No.11 | Apr-Jun 2008
- Do we really need silver in healthcare?
- Nurses face health risks from chemical exposure at work
- New green specifications for medical devices published
- AP investigation supports case for environmental profiling of drugs
- New re-usable glove could help prevent allergic reactions
- Organic really is better, EU study finds
- EU report on safety of phthalates in medical devices gives too much to industry
- News in brief: AMA recommends PVC-free - and more
- Case Studies
- 50k saved by using tap water
- New publications - including nanotech in food
- HCWHE Update
- Cancer charity Chief Executive appointed to lead HCWH Europe
Do we really need silver in healthcare?
Silver is being heavily promoted as a panacea to infection problems in hospitals - but there is worryingly little discussion of what could happen to the environment if its use became standard and widespread.
by Eva Haxton, Uppsala University Hospital
In the last decade, healthcare has become the largest consumer of silver from all industrial sectors. In less than five years, use of silver has spread from soaps to full room concepts in hospital wards.
The naturally bactericidal properties of silver, combined with emerging problems of antibiotic resistance in bacteria and fear of multi-resistant strains such as MRSA, have encouraged its introduction into many products commonly found in hospitals.
Silver is now used in textiles, ceilings, walls, floors, furniture, clothes and shoes. Silver-treated medical devices exist for almost every purpose.
However, in spite of possibilities of silver for reducing infection rates, there are good reasons for being wary about the increasingly ubiquitous use of silver in healthcare and elsewhere.
One particular cause of concern being investigated at Uppsala University is whether or not using silver could make bacteria resistant to antibiotics.
The assumption has been that because silver is not an antibiotic, then at worst bacteria will end up resistant to silver.
In fact, it seems that bacteria which develop resistance to silver undergo the same changes as when they become resistant to certain classes of antibiotics (including beta-lactams, which account for 50% of antibiotics used).
This hypothesis is supported by evidence from laboratory experiments at Uppsala University, where resistance to silver has been found to be associated with antibiotic resistance.
So by introducing silver as a way to kill bacteria, we could end up encouraging the development of antibiotic-resistant bacteria rather than preventing their spread.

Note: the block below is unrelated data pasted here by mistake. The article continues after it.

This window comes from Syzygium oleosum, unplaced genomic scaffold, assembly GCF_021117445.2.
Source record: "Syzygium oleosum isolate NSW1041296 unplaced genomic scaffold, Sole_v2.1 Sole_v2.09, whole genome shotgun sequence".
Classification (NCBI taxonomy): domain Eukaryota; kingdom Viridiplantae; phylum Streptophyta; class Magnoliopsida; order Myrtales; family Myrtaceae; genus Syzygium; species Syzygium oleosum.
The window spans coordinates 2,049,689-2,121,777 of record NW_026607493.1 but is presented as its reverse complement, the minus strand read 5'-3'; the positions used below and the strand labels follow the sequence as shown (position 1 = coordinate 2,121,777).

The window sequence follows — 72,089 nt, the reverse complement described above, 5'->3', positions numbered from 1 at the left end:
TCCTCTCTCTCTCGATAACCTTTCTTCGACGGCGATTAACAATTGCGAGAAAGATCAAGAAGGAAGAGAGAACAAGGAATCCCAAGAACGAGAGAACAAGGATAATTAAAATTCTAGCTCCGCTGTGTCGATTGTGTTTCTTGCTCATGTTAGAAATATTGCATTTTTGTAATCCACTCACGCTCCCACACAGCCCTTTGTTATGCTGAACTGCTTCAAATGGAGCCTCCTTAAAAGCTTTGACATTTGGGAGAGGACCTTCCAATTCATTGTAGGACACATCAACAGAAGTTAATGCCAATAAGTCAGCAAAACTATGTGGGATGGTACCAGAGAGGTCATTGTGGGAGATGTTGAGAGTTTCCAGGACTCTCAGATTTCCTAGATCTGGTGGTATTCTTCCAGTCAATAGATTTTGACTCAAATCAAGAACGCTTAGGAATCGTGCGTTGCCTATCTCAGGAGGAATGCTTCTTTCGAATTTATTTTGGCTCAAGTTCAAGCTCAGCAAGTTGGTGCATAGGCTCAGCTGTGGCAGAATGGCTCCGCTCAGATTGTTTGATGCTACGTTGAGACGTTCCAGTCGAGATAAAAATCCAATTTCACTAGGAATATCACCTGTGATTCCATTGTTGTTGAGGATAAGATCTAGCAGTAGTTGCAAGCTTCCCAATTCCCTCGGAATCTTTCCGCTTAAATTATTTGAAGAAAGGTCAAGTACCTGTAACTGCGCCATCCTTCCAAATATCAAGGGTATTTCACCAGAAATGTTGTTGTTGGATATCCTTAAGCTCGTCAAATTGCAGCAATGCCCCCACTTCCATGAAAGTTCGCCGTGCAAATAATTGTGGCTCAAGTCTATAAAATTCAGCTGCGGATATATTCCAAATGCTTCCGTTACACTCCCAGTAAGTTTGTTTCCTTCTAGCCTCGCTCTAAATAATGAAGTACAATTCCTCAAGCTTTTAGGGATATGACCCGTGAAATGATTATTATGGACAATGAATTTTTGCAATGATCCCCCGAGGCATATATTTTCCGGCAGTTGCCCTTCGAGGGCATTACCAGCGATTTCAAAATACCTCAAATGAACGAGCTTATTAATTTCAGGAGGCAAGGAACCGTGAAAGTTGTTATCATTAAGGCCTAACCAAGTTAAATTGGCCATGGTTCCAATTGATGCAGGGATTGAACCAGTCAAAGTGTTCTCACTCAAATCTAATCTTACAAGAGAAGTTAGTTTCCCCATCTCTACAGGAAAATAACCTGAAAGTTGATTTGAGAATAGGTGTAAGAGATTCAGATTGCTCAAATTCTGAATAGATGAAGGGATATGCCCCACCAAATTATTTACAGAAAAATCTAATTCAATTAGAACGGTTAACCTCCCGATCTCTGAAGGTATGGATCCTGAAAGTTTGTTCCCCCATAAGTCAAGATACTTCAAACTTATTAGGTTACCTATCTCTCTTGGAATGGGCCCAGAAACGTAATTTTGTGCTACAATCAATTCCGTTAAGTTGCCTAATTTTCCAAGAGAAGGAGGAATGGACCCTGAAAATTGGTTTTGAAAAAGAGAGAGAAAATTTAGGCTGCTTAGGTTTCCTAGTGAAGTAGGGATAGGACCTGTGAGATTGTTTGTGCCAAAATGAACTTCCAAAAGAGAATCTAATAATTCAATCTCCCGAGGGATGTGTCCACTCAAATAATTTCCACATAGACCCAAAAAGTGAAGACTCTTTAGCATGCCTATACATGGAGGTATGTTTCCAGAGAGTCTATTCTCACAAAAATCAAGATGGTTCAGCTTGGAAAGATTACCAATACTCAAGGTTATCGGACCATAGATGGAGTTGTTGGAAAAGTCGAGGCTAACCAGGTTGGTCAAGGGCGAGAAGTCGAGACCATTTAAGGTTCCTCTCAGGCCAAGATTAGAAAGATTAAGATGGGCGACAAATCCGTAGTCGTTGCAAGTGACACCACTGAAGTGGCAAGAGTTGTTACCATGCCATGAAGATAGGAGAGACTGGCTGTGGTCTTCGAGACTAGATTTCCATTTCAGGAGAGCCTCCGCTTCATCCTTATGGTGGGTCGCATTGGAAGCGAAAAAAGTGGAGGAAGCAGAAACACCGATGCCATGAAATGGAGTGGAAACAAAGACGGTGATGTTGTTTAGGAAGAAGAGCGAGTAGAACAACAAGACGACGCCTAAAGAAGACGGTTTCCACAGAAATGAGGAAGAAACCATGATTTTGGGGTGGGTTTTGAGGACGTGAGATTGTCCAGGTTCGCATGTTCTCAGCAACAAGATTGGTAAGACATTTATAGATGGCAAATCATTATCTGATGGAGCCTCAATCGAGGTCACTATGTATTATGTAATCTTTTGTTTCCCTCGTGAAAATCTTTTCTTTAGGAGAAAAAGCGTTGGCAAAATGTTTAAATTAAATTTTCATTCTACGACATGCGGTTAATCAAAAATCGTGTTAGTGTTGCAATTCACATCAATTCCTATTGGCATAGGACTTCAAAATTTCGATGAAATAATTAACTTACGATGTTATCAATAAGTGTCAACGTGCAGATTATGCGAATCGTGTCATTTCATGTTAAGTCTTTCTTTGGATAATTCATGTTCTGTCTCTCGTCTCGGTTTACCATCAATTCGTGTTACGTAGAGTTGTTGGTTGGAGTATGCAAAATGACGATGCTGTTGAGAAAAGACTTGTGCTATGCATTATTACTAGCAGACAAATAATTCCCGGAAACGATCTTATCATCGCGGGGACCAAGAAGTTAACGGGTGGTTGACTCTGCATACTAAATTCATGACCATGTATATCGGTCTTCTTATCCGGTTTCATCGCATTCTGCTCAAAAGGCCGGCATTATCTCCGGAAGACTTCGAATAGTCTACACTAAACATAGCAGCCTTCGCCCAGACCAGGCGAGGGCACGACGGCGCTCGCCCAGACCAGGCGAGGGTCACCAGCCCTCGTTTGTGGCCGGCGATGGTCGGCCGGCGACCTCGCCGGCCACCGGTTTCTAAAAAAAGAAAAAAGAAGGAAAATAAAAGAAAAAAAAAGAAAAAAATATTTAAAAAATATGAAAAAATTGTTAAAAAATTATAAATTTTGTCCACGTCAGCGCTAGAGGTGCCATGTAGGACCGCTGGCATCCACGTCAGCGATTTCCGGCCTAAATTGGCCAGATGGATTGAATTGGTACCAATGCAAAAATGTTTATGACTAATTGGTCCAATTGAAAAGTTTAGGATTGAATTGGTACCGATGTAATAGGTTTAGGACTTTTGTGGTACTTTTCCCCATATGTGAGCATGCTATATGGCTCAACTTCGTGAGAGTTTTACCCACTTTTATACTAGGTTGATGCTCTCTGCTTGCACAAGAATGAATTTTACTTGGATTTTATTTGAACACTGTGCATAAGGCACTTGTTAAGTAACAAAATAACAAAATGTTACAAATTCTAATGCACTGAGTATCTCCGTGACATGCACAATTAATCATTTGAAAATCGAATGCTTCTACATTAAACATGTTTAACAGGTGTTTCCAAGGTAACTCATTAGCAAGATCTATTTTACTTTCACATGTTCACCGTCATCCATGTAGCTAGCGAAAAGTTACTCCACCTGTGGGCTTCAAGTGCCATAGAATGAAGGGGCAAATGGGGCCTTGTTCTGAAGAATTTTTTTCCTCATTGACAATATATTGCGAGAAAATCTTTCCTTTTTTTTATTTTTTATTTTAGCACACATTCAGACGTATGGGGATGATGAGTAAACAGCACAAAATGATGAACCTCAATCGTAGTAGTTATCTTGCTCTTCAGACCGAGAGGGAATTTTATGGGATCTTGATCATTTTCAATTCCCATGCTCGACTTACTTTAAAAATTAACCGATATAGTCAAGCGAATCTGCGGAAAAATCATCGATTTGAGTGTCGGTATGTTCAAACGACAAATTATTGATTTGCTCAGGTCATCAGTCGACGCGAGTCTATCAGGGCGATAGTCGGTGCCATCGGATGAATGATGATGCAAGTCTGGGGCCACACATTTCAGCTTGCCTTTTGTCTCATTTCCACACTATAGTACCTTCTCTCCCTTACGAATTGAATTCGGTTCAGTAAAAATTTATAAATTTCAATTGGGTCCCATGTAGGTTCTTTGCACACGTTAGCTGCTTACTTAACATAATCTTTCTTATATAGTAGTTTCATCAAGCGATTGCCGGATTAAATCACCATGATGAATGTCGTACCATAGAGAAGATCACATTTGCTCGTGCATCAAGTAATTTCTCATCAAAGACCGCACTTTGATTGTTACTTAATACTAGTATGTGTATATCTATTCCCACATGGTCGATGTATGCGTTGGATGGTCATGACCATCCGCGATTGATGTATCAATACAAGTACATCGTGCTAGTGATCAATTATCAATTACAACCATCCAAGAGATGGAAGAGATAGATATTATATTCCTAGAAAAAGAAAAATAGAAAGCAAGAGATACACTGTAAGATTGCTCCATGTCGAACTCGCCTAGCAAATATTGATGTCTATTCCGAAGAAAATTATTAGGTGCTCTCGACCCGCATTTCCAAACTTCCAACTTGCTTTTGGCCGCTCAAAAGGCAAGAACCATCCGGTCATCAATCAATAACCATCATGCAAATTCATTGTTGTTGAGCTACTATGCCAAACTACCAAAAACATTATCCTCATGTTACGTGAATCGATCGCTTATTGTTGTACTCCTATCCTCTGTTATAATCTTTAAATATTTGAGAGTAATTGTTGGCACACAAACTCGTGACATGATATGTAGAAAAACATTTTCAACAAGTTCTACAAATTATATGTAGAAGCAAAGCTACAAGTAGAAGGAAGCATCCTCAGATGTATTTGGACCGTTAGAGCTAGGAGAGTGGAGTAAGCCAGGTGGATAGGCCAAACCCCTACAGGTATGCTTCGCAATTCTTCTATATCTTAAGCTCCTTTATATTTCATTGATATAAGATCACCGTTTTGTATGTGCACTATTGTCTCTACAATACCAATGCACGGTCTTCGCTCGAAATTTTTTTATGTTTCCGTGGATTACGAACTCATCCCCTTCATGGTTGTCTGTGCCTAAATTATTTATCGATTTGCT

Another problem is the possible effect of silver on the environment. Uncontrolled use of something which in water is highly toxic to bacteria and fish could have serious repercussions for the food chain.
Coinciding with increased usage of silver, Swedish researchers have discovered that silver levels are rising in areas of land sprayed with treated sewage or in contact with wastewater [Bra slam och fosfor i kretslopp. Nv Rapport 5214, 2003].
The problem here is a potential drastic reduction in soil fertility, as silver kills the bacteria which break down organic matter into nutrients which can be absorbed by plants.
These concerns and discoveries have lead the Swedish government to take a number of precautionary measures against silver pollution.
For example, in 2006 the national Swedish pharmacies chain, Apoteket AB, decided to stop selling band- aids containing silver.
The Swedish Environmental Protection Agency has also set a goal of limiting the amount of silver added to land, which translates into a maximum limit of 15mg of silver per kilogram of dry matter from wastewater treatment plants.
In Stockholm County Council, silver is being treated as a medication: its use must be approved by a senior doctor, and it is prescribed rather than used ubiquitously.
Without research into how much silver will be introduced into waterways from widespread use in medical care, and what the effects of this will be, it would be foolish to start using silver in larger amounts.
Unfortunately, in most places this is already happening. Use of silver has focused on benefits for some patients with little discussion of what would happen if the use of silver became standard and widespread.
These issues need to be resolved before silver is sold in large quantities in healthcare - or we could easily be solving one problem at the expense of introducing another.
LinksMRSA and the use of silver dressings: overcoming bacterial resistance (pro-silver article sponsored by Smith and Nephew)
Silver in Health Care: Antimicrobial Effects and Safety in Use
FoE Report on nanotechnology in food packaging (esp. p15 onwards)
About Uppsala University Hospital (UUH)UUH is researching bacterial resistance to silver and cross-resistance to antibiotics. They have produced clinical studies on bacterial flora affected by silver, concerning bacterial resistance and antibiotic resistance. In in vitro studies, UUH has found it easy to develop bacterial resistance and antibiotic resistance with silver.
UUH has also studied the development of bio films and how they are affected by silver, particularly looking at indwelling catheters and central vein catheters containing silver. UUH is also studying wound dressings and band-aids, where silver ions have now been replaced by nano silver. They have seen uptake in tissue and also an accumulation of silver around nerves.
Go to top Go to Homepage
Health Care Without Harm